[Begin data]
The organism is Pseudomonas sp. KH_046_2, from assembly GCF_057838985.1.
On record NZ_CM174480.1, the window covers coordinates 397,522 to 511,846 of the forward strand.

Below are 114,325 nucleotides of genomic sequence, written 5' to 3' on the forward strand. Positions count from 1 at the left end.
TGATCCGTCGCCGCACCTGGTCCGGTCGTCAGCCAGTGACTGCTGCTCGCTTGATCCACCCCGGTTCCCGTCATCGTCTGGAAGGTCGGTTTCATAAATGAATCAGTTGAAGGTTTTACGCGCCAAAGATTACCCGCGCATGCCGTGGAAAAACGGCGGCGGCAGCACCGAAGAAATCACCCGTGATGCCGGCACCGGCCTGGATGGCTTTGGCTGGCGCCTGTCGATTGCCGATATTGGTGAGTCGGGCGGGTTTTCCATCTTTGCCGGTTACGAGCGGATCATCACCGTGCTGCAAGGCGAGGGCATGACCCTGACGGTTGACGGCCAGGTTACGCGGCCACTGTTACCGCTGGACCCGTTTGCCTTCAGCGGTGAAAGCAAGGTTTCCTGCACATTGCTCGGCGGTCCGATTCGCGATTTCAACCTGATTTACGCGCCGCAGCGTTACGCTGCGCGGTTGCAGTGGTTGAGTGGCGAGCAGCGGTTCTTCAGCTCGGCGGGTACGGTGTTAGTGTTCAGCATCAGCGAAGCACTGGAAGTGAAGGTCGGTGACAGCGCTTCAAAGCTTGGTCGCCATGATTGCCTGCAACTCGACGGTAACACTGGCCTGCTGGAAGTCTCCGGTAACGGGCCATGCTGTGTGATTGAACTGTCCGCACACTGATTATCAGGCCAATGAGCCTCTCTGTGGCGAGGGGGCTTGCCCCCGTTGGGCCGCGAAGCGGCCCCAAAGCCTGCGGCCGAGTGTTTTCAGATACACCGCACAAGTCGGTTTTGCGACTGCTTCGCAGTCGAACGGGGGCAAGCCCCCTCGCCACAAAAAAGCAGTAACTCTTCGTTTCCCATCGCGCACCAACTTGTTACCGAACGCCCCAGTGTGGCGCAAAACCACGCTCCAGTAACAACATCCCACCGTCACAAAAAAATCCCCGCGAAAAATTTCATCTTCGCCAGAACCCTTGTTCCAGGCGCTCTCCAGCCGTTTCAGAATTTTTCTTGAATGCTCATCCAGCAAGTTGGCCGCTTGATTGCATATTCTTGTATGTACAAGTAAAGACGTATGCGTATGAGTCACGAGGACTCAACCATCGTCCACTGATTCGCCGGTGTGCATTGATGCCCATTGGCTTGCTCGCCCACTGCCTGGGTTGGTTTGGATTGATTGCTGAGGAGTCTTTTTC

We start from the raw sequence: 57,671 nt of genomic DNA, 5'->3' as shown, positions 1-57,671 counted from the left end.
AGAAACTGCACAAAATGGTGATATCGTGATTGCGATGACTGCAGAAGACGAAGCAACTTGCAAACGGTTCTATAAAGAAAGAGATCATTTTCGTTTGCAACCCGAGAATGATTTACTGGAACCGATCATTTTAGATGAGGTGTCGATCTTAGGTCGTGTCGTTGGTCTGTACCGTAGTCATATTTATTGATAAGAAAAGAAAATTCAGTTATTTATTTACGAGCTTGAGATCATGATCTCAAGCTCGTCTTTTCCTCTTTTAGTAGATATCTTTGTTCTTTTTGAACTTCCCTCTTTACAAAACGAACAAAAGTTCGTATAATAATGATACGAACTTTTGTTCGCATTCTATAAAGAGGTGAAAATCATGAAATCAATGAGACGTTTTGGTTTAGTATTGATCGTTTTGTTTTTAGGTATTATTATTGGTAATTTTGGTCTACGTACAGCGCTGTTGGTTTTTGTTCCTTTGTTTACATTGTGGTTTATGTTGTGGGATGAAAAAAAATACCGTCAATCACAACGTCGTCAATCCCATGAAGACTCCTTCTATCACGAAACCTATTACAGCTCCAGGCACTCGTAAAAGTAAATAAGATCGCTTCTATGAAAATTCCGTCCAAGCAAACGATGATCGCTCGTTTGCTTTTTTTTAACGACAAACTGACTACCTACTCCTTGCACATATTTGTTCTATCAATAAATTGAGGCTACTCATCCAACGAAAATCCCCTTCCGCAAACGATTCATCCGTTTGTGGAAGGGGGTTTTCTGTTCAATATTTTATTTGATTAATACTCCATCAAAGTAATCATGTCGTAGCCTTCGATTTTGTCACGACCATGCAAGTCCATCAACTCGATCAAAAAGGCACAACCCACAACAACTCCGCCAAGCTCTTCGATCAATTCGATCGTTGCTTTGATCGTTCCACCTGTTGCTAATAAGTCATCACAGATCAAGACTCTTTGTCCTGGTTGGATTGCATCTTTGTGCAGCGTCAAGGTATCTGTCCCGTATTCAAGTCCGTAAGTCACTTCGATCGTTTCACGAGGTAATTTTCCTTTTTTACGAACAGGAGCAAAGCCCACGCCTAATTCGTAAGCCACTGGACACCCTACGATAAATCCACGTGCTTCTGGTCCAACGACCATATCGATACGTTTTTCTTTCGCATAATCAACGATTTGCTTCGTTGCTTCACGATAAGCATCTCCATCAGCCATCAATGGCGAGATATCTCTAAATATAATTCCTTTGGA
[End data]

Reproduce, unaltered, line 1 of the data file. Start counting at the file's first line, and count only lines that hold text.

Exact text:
The organism is Pseudomonas sp. KH_046_2, from assembly GCF_057838985.1.